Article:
Tuesday, November 22, 2016

Paavo Järvi, Pierre-Laurent Aimard and Deutsche Kammerphilharmonie Bremen 2016/11/12

Time: 2016/11/22, 19:30-22:00 (approximately)
VenueNational Concert HallTaipei
PerformersPierre-Laurent Aimard (piano), Paavo Järvi (conductor), Deutsche Kammerphilharmonie Bremen (official)



Pollini completeOp. 11Pollini, Gould, Op. 19Pollini, GouldBeroff
Hungarian Dances, Nos. 3, 6

From the first note of Schumann's Overture to Genoveva, we knew we were listening to a vibrant orchestra with an energetic director. The conductor Paavo Järvi was named the prestigious 2015 Gramophone Artist of the YearDeutsche Kammerphilharmonie Bremen has been on the rise since Järvi's arrival in 2004. This team has impressed the musical world with The Beethoven Project, a name given to its refreshing and vital accounts of Beethoven's symphony cycle. From there we can already deduce many characteristics of this team. It is obvious to any discerning ears that its interpretations are strongly influenced by the historically informed performance practice, even as they play the modern instruments: Järvi conducts at tempos very close to Beethoven's metronome marks and often pushes the tempos and dynamics beyond the usual boundaries for novel effects. He also favors leaner string texture and sports sharp attacks on the down beats, much like one would expect from Nikolaus Harnoncourt or John Eliot Gardiner, to name two familiar figures in the HIP movement. Even though the Bremen orchestra does not have star soloists in its roster, it is remarkably responsive to Järvi's every direction. This is indeed extraordinary as Järvi takes elastic tempos and rarely let a music phrase go by without taking his baton to lovingly shape the music one way or the other.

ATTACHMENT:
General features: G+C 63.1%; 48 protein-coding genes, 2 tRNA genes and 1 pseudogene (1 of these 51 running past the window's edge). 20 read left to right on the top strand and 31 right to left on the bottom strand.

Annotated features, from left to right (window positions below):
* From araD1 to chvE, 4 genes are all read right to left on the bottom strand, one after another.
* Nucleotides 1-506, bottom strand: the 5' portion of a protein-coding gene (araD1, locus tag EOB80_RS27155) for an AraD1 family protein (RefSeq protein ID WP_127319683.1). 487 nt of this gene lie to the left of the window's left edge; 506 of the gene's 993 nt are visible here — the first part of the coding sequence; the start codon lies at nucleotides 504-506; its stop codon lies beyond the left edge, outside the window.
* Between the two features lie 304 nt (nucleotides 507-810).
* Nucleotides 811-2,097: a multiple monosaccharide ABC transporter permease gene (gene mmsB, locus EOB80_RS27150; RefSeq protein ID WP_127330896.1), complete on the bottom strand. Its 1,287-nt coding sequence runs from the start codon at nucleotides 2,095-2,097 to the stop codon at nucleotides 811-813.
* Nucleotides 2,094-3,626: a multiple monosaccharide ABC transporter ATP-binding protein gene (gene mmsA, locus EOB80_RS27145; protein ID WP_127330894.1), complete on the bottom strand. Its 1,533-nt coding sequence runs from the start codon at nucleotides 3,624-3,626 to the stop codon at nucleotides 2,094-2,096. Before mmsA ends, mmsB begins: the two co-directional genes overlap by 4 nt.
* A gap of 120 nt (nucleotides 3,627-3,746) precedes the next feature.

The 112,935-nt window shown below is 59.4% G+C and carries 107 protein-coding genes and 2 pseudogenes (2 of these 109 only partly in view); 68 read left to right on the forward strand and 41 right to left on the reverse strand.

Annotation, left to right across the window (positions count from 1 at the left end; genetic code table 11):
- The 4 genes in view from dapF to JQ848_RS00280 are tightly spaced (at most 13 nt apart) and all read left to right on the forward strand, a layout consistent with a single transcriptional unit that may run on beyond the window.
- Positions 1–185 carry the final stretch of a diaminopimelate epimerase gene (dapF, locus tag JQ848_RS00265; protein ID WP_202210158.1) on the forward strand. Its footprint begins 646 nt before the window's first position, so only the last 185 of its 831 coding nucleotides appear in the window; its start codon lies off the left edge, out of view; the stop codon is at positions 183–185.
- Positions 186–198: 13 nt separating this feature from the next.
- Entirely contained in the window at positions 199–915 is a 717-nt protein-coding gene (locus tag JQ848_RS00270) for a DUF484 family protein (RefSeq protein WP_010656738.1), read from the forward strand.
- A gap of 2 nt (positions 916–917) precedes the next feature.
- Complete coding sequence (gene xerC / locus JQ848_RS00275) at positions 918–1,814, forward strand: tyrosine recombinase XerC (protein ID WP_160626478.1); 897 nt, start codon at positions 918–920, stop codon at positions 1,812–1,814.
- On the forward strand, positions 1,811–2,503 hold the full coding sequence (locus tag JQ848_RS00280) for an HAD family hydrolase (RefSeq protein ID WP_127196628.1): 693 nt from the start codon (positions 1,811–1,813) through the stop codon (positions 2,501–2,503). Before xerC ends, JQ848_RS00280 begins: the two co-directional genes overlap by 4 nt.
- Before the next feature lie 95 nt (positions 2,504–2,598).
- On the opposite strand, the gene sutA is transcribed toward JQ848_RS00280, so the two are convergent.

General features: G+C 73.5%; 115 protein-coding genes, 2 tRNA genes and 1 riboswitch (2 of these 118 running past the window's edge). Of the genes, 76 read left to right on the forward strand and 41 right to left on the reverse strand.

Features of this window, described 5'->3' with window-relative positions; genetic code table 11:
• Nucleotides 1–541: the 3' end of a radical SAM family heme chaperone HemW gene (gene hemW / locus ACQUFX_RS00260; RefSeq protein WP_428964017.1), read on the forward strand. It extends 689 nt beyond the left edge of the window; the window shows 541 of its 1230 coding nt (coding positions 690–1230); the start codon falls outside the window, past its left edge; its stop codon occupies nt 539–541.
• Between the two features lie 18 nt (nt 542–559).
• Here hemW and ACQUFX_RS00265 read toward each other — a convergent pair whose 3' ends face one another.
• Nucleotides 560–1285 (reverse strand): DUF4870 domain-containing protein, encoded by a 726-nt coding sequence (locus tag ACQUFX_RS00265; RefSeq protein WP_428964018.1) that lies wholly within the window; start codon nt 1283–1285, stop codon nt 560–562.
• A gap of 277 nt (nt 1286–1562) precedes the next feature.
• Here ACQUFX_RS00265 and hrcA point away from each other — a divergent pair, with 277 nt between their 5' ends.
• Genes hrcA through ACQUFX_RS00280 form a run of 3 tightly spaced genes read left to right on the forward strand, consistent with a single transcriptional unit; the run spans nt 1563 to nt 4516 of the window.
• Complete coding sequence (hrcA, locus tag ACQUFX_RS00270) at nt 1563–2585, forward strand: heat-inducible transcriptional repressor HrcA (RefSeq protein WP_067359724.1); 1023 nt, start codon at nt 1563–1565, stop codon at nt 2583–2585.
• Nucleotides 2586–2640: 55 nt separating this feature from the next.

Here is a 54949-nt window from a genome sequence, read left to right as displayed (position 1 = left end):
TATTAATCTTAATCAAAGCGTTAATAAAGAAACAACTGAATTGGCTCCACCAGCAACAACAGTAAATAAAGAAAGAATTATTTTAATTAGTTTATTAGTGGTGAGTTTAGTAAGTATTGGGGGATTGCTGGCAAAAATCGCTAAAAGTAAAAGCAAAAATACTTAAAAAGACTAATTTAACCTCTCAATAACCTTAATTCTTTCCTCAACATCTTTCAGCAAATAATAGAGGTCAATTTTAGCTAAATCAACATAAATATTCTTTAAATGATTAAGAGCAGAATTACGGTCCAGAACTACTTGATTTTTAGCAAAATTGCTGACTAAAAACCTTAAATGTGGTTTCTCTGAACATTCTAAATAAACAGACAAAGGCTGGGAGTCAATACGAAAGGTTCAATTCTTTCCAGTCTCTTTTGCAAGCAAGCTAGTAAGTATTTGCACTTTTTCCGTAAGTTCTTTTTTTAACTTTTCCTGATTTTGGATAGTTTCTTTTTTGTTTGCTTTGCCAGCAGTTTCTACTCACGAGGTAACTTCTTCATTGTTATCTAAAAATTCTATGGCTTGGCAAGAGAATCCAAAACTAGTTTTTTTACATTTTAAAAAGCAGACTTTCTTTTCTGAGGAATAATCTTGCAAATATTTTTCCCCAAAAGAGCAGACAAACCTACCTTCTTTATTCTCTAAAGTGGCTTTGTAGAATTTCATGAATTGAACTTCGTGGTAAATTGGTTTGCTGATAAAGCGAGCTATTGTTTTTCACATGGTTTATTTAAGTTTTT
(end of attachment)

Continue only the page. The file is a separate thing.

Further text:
In the Genoveva(*) overture, Järvi paid special attention to harmonic shifts. Owing to the relatively smaller size of the orchestra and especially to Järvi's direction, the Schumann gained much contrapuntal clarity and each part can be heard clearly even during the orchestral tutti. It was the "chamber-music-like" quality in the best sense of the word, as the name of the orchestra might have suggested.